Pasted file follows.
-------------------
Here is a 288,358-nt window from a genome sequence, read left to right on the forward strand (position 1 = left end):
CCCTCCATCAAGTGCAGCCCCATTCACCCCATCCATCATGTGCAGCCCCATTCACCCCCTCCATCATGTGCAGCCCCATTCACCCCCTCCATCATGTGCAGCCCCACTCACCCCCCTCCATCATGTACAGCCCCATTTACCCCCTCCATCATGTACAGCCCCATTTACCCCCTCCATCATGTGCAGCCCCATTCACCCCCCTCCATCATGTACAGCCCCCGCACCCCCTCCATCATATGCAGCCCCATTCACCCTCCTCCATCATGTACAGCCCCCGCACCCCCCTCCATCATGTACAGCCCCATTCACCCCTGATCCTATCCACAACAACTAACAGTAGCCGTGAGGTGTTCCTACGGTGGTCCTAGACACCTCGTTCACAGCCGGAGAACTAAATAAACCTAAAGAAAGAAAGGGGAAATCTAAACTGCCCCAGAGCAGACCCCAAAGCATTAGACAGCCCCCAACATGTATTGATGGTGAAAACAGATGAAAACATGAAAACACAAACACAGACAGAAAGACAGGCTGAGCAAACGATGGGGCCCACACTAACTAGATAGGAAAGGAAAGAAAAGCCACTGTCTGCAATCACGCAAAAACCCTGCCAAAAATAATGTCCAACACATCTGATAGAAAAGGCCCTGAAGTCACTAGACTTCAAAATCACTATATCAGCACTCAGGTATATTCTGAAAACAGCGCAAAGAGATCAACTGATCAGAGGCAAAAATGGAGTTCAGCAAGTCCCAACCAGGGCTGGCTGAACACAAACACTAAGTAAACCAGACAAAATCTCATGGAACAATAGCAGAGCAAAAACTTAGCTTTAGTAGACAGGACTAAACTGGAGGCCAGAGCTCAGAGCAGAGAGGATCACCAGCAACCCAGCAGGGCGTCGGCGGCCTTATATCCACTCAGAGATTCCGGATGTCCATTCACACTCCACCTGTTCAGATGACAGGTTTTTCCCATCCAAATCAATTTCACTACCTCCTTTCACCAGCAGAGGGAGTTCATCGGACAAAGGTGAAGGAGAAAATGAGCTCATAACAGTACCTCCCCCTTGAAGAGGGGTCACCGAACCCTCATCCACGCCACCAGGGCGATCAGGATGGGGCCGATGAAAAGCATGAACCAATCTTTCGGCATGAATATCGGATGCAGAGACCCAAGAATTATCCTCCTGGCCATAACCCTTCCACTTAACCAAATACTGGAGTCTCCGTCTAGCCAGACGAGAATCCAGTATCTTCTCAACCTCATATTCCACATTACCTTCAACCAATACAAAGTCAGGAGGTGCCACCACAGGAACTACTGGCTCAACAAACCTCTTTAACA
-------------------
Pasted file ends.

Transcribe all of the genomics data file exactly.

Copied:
Here is a 288,358-nt window from a genome sequence, read left to right on the forward strand (position 1 = left end):
CCCTCCATCAAGTGCAGCCCCATTCACCCCATCCATCATGTGCAGCCCCATTCACCCCCTCCATCATGTGCAGCCCCATTCACCCCCTCCATCATGTGCAGCCCCACTCACCCCCCTCCATCATGTACAGCCCCATTTACCCCCTCCATCATGTACAGCCCCATTTACCCCCTCCATCATGTGCAGCCCCATTCACCCCCCTCCATCATGTACAGCCCCCGCACCCCCTCCATCATATGCAGCCCCATTCACCCTCCTCCATCATGTACAGCCCCCGCACCCCCCTCCATCATGTACAGCCCCATTCACCCCTGATCCTATCCACAACAACTAACAGTAGCCGTGAGGTGTTCCTACGGTGGTCCTAGACACCTCGTTCACAGCCGGAGAACTAAATAAACCTAAAGAAAGAAAGGGGAAATCTAAACTGCCCCAGAGCAGACCCCAAAGCATTAGACAGCCCCCAACATGTATTGATGGTGAAAACAGATGAAAACATGAAAACACAAACACAGACAGAAAGACAGGCTGAGCAAACGATGGGGCCCACACTAACTAGATAGGAAAGGAAAGAAAAGCCACTGTCTGCAATCACGCAAAAACCCTGCCAAAAATAATGTCCAACACATCTGATAGAAAAGGCCCTGAAGTCACTAGACTTCAAAATCACTATATCAGCACTCAGGTATATTCTGAAAACAGCGCAAAGAGATCAACTGATCAGAGGCAAAAATGGAGTTCAGCAAGTCCCAACCAGGGCTGGCTGAACACAAACACTAAGTAAACCAGACAAAATCTCATGGAACAATAGCAGAGCAAAAACTTAGCTTTAGTAGACAGGACTAAACTGGAGGCCAGAGCTCAGAGCAGAGAGGATCACCAGCAACCCAGCAGGGCGTCGGCGGCCTTATATCCACTCAGAGATTCCGGATGTCCATTCACACTCCACCTGTTCAGATGACAGGTTTTTCCCATCCAAATCAATTTCACTACCTCCTTTCACCAGCAGAGGGAGTTCATCGGACAAAGGTGAAGGAGAAAATGAGCTCATAACAGTACCTCCCCCTTGAAGAGGGGTCACCGAACCCTCATCCACGCCACCAGGGCGATCAGGATGGGGCCGATGAAAAGCATGAACCAATCTTTCGGCATGAATATCGGATGCAGAGACCCAAGAATTATCCTCCTGGCCATAACCCTTCCACTTAACCAAATACTGGAGTCTCCGTCTAGCCAGACGAGAATCCAGTATCTTCTCAACCTCATATTCCACATTACCTTCAACCAATACAAAGTCAGGAGGTGCCACCACAGGAACTACTGGCTCAACAAACCTCTTTAACA